And it's the same with women and such. They come and they want a little johnry picture--"
"It's the accessories that make it a 'genre?'"
"Yes--cannon, or cat, or any little thing like that, that you heave into whoop up the effect. We could do a prodigious trade with the women if we could foreground the things they like, but they don't give a damn for artillery. Mine's the lack," continued the captain with a sigh, "Andy's end of the business is all right I tell you he's an artist from way back!"
"Yoost hear dot old man! He always talk 'poud me like dot," purred the pleased German.
"Look at his work yourself! Fourteen portraits in a row. And no two of them alike."
"Now that you speak of it, it is true; I hadn't noticed it before. It is very remarkable. Unique, I suppose."
"I should say so. That's the very thing about Andy--he discriminates. Discrimination's the thief of time--forty-ninth Psalm; but that ain't any matter, it's the honest thing, and it pays in the end."
"Yes, he certainly is great in that feature, one is obliged to admit it; but--now mind, I'm not really criticising--don't you think he is just a trifle overstrong in technique?"
The captain's face was knocked expressionless by this remark. It remained quite vacant while he muttered to himself--" Technique-- technique--polytechnique--pyro-technique; that's it, likely-fireworks too much color." Then he spoke up with serenity and confidence, and said:
"Well, yes, he does pile it on pretty loud; but they all like it, you know--fact is, it's the life of the business. Take that No. 9, there, Evans the butcher. He drops into the stoodio as sober-colored as anything you ever see: now look at him. You can't tell him from scarlet fever. Well, it pleases that butcher to death. I'm making a study of a sausage-wreath to hang on the cannon, and I don't really reckon I can do it right, but if I can, we can break the butcher."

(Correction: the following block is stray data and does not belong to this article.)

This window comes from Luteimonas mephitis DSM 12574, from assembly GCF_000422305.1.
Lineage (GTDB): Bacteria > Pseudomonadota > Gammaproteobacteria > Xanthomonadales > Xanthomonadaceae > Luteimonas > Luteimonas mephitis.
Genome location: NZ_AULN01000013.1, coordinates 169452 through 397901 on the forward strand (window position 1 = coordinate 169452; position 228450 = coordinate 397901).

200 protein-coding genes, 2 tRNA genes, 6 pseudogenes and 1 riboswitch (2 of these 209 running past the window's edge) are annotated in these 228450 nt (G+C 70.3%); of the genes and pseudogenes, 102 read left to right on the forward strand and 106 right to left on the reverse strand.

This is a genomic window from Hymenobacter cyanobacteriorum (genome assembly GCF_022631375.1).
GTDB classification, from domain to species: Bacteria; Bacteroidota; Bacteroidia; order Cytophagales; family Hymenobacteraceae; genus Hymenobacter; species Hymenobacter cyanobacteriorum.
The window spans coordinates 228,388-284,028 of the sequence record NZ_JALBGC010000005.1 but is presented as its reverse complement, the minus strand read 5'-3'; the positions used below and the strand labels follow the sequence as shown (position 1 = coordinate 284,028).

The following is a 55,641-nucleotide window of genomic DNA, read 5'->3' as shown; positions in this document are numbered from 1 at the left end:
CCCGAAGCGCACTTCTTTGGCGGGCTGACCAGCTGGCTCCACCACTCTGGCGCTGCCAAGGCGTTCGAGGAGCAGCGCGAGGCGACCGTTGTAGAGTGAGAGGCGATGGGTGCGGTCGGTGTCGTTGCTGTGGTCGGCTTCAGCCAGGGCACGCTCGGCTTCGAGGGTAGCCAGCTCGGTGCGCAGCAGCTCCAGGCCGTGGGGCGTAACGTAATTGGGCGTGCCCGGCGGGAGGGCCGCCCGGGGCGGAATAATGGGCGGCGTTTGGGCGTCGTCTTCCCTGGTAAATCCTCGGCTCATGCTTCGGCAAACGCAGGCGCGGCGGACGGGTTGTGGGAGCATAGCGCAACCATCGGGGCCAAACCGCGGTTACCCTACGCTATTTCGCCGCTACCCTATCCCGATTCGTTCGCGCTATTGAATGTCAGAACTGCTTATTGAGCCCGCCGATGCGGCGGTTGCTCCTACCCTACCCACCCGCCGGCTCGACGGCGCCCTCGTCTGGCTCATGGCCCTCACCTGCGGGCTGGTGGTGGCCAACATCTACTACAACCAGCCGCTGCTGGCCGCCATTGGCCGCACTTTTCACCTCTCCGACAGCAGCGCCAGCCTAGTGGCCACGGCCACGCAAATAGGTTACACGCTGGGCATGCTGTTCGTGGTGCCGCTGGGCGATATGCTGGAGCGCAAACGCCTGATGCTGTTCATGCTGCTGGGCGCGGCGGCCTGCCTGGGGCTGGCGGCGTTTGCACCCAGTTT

"Unquestionably your confederate--I mean your--your fellow-craftsman-- is a great colorist--"
"Oh, danke schon!--"
--"in fact a quite extraordinary colorist; a colorist, I make bold to say, without imitator here or abroad--and with a most bold and effective touch, a touch like a battering ram; and a manner so peculiar and romantic, and extraneous, and ad libitum, and heart-searching, that-- that--he--he is an impressionist, I presume?"
"No," said the captain simply, "he is a Presbyterian."
"It accounts for it all--all--there's something divine about his art,-- soulful, unsatisfactory, yearning, dim hearkening on the void horizon, vague-murmuring to the spirit out of ultra-marine distances and far- sounding cataclysms of uncreated space--oh, if he--if, he--has he ever tried distemper?"
The captain answered up with energy:
"Not if he knows himself! But his dog has, and--"
"Oh, no, it vas not my dog."
"Why, you said it was your dog."
"Oh, no, gaptain, I--"
"It was a white dog, wasn't it, with his tail docked, and one ear gone, and--"
"Dot's him, dot's him!--der fery dog. Wy, py Chorge, dot dog he would eat baint yoost de same like--"
"Well, never mind that, now--'vast heaving--I never saw such a man. You start him on that dog and he'll dispute a year. Blamed if I haven't seen him keep it up a level two hours and a half."
"Why captain!" said Barrow. "I guess that must be hearsay."
"No, sir, no hearsay about it--he disputed with me.
"I don't see how you stood it."
"Oh, you've got to--if you run with Andy. But it's the only fault he's got."
"Ain't you afraid of acquiring it?"
"Oh, no," said the captain, tranquilly, "no danger of that, I reckon."
The artists presently took their leave. Then Barrow put his hands on Tracy's shoulders and said:
"Look me in the eye, my boy. Steady, steady. There--it's just as I thought--hoped, anyway; you're all right, thank goodness. Nothing the matter with your mind. But don't do that again--even for fun. It isn't wise. They wouldn't have believed you if you'd been an earl's son. Why, they couldn't--don't you know that? What ever possessed you to take such a freak? But never mind about that; let's not talk of it.